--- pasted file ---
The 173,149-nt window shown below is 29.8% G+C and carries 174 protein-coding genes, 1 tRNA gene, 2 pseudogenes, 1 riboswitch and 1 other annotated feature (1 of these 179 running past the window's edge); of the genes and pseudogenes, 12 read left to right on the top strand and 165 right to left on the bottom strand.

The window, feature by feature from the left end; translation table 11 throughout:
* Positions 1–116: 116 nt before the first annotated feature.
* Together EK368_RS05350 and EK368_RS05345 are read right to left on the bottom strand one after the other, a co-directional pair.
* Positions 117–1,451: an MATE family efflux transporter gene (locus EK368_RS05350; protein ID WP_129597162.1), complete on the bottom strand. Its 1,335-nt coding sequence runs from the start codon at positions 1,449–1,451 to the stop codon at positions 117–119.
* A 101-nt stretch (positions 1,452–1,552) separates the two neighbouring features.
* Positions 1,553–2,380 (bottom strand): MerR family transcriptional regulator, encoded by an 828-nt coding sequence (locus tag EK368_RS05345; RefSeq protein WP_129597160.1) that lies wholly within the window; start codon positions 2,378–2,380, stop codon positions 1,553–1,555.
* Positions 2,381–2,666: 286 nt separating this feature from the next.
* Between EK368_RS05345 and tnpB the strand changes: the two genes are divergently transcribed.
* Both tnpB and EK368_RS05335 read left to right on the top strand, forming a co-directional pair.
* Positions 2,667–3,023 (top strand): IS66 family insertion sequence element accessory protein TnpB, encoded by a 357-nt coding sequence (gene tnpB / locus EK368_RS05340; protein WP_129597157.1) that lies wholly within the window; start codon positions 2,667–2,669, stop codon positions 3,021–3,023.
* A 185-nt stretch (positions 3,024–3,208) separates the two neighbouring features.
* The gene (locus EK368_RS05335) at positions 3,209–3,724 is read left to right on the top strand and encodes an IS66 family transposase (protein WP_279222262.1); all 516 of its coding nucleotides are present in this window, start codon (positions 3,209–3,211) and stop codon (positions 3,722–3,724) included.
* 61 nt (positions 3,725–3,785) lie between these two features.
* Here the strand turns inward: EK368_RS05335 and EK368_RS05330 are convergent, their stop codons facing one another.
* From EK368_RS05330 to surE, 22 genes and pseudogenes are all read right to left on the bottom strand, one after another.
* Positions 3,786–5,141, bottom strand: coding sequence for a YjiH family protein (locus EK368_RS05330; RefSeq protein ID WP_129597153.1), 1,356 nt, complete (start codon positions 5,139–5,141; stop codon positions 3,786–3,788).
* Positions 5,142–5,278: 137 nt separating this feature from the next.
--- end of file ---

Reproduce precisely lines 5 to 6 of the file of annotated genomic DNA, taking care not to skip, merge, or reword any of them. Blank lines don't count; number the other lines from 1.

* Positions 117–1,451: an MATE family efflux transporter gene (locus EK368_RS05350; protein ID WP_129597162.1), complete on the bottom strand. Its 1,335-nt coding sequence runs from the start codon at positions 1,449–1,451 to the stop codon at positions 117–119.
* A 101-nt stretch (positions 1,452–1,552) separates the two neighbouring features.